Simply mix 1 part vinegar by volume to 3 parts water. Submerge the terra cotta pots completely in the solution and let them soak for a good half an hour.

Then you can take the pots out and use the pot brush to brush off any residue that has been loosened up.

Step 3: Time to disinfect your pots! You’ll have to disinfect your pots to be safe in case any bacteria, viruses or plant pests are still lingering.

Simply mix a solution of 1 part bleach to 10 parts water and soak your pots in there for at least 4 hours. Be sure to wear gloves and be safe if you are handling bleach. Then rinse the pots off with clean water.

After this step, I like to then soak the pots in plain water for an additional hour or so to remove any bleach residue, and then rinse one last time until plain water.

Some people also put terra cotta pots in the dish water, instead of using the bleach method, to disinfect their terra cotta pots, but I’ve personally never done this.

Remember, cleaning and disinfecting are two completely different things!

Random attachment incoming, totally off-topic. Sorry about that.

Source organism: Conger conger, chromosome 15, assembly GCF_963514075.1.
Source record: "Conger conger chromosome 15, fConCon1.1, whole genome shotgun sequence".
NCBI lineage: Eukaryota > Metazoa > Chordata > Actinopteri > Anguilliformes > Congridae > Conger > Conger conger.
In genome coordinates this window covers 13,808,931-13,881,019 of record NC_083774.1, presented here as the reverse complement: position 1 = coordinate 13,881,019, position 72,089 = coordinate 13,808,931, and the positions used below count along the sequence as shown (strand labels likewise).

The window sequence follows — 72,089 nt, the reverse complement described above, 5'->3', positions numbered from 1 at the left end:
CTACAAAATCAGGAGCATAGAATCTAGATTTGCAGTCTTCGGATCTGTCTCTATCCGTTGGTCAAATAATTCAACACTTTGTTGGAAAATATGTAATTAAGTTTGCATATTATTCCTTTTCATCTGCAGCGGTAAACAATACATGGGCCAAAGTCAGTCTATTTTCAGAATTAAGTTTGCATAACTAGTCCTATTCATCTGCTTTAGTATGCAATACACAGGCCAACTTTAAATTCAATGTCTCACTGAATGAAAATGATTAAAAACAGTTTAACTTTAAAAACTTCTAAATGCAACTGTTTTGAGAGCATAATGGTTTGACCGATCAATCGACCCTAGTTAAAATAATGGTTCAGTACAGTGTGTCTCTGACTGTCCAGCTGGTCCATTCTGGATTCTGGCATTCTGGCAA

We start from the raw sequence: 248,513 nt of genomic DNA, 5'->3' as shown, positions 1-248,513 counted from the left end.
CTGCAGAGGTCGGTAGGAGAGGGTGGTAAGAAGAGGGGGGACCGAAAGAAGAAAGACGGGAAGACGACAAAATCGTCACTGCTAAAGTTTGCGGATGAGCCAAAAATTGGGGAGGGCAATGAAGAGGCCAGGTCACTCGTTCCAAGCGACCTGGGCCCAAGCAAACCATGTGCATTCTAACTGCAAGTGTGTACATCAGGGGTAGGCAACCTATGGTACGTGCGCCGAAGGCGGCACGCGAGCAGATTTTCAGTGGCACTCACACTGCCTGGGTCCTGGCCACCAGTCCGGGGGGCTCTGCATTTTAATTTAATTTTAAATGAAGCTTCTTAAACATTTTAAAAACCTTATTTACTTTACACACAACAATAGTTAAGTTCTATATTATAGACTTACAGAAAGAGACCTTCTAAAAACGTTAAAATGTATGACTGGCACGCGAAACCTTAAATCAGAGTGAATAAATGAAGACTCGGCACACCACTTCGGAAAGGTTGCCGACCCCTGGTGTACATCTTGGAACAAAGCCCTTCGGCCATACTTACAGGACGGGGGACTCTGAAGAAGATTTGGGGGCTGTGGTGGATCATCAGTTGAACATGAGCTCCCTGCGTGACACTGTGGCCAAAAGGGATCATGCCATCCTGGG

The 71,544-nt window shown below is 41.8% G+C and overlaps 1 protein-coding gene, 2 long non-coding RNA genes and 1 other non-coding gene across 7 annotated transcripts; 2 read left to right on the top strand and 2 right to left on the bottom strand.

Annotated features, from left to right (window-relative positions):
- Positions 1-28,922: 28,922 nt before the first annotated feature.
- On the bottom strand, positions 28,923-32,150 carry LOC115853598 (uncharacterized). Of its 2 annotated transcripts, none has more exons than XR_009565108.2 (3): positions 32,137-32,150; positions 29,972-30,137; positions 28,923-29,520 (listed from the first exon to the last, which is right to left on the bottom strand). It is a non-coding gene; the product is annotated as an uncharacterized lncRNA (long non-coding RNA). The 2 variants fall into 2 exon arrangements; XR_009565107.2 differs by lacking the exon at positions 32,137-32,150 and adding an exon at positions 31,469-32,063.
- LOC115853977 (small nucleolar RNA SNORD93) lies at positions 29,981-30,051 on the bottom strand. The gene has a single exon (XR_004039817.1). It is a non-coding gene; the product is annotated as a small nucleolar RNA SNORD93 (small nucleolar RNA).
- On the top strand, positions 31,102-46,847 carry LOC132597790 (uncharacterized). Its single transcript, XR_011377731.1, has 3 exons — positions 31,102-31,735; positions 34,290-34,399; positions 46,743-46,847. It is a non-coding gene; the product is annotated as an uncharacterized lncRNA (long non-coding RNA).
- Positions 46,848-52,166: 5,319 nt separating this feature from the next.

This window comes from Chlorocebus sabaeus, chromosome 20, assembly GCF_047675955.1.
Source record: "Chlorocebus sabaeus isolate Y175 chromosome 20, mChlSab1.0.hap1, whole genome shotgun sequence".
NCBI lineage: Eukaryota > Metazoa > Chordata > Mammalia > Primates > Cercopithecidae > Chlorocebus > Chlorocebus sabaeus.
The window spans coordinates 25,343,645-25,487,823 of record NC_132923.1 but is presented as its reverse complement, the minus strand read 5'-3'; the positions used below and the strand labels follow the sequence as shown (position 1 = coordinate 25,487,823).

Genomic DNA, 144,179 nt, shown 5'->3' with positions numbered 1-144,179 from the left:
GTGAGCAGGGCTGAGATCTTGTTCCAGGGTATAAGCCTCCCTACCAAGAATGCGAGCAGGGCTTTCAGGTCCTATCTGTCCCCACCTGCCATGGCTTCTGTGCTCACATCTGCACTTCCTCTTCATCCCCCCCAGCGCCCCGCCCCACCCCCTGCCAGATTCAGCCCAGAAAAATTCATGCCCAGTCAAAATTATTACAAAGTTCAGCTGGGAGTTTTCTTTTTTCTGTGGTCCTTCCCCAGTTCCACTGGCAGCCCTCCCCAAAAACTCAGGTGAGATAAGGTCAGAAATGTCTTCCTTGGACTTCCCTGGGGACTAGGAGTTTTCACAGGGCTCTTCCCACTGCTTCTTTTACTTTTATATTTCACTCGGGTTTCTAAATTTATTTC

An item might appear to be clean visually, but it may still be harboring bacteria, viruses and other unwelcome guests, so you should think twice if you choose not to disinfect any pots that you are reusing!

Best Plants for Terra Cotta Pots

Let me make one comment about terra cotta pots. You CAN use them for pretty much any plant. They provide many benefits, as you’ve read above. The question is, can you keep up with terra cotta for certain plants?

Sure, you can certain put a fern or a Calathea into terra cotta. But is it the ideal pot choice for these plants? No! But if you can keep up with the watering, then go for it! I wouldn’t recommend it. Why create extra work for yourself?